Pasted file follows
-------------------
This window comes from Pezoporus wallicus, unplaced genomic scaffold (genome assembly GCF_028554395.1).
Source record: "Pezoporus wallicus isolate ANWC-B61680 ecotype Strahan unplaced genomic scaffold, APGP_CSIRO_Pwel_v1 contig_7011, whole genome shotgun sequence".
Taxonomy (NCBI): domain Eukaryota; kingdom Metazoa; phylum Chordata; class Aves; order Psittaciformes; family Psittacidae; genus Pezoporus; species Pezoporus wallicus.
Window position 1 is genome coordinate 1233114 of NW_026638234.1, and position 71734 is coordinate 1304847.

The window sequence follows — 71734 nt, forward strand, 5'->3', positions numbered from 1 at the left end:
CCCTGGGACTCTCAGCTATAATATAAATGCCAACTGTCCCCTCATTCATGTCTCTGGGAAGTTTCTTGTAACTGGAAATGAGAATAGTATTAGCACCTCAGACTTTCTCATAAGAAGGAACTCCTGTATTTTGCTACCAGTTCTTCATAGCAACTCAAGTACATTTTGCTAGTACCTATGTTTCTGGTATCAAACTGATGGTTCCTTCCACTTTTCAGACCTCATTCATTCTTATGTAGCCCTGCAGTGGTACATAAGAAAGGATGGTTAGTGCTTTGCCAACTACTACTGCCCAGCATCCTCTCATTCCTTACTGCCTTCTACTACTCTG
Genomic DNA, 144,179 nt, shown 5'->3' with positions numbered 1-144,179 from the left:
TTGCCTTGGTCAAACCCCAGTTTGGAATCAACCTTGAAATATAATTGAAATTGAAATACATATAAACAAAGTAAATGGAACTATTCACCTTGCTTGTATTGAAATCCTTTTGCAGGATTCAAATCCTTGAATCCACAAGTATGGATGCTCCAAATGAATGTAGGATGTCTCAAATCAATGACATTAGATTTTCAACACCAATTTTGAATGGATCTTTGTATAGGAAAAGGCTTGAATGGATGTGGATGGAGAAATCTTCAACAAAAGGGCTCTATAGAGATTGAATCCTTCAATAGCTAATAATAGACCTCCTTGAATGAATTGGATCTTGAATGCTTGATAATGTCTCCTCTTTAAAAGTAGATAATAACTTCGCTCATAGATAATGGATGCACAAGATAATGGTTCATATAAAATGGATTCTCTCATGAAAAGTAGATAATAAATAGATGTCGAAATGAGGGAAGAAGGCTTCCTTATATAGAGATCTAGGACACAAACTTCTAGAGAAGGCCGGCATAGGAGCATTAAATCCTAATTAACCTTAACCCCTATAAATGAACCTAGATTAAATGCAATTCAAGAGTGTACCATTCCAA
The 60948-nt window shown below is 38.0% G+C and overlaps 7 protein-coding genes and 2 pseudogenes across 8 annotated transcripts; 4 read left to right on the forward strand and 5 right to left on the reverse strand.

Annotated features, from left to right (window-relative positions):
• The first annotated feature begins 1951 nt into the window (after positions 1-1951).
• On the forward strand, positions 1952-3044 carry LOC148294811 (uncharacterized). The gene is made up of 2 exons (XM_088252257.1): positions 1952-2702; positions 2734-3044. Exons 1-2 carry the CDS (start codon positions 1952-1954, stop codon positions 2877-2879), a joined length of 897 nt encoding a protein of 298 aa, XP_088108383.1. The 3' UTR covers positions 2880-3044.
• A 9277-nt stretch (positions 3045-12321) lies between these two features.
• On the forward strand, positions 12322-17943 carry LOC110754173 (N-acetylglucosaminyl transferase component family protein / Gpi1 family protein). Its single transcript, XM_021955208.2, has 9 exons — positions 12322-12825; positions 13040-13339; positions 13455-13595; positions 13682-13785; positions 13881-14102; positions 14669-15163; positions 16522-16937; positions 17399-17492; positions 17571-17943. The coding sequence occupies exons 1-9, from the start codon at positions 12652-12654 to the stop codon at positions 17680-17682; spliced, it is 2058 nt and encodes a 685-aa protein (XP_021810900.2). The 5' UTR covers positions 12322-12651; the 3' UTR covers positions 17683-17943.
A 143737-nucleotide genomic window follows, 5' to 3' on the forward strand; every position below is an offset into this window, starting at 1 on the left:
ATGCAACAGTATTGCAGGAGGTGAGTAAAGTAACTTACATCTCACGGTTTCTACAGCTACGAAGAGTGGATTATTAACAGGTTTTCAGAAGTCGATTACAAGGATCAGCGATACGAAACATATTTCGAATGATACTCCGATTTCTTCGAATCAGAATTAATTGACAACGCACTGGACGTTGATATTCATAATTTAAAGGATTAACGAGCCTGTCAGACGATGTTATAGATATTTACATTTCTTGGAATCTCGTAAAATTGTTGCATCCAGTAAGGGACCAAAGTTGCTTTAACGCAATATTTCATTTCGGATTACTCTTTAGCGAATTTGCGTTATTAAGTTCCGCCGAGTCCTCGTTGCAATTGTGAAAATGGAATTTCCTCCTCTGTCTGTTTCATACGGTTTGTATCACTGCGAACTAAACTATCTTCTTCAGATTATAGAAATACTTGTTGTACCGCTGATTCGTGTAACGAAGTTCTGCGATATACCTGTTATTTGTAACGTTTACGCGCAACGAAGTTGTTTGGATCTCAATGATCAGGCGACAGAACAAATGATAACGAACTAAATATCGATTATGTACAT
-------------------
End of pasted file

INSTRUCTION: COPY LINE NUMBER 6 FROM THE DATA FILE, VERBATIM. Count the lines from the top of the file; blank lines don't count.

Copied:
CCCTGGGACTCTCAGCTATAATATAAATGCCAACTGTCCCCTCATTCATGTCTCTGGGAAGTTTCTTGTAACTGGAAATGAGAATAGTATTAGCACCTCAGACTTTCTCATAAGAAGGAACTCCTGTATTTTGCTACCAGTTCTTCATAGCAACTCAAGTACATTTTGCTAGTACCTATGTTTCTGGTATCAAACTGATGGTTCCTTCCACTTTTCAGACCTCATTCATTCTTATGTAGCCCTGCAGTGGTACATAAGAAAGGATGGTTAGTGCTTTGCCAACTACTACTGCCCAGCATCCTCTCATTCCTTACTGCCTTCTACTACTCTG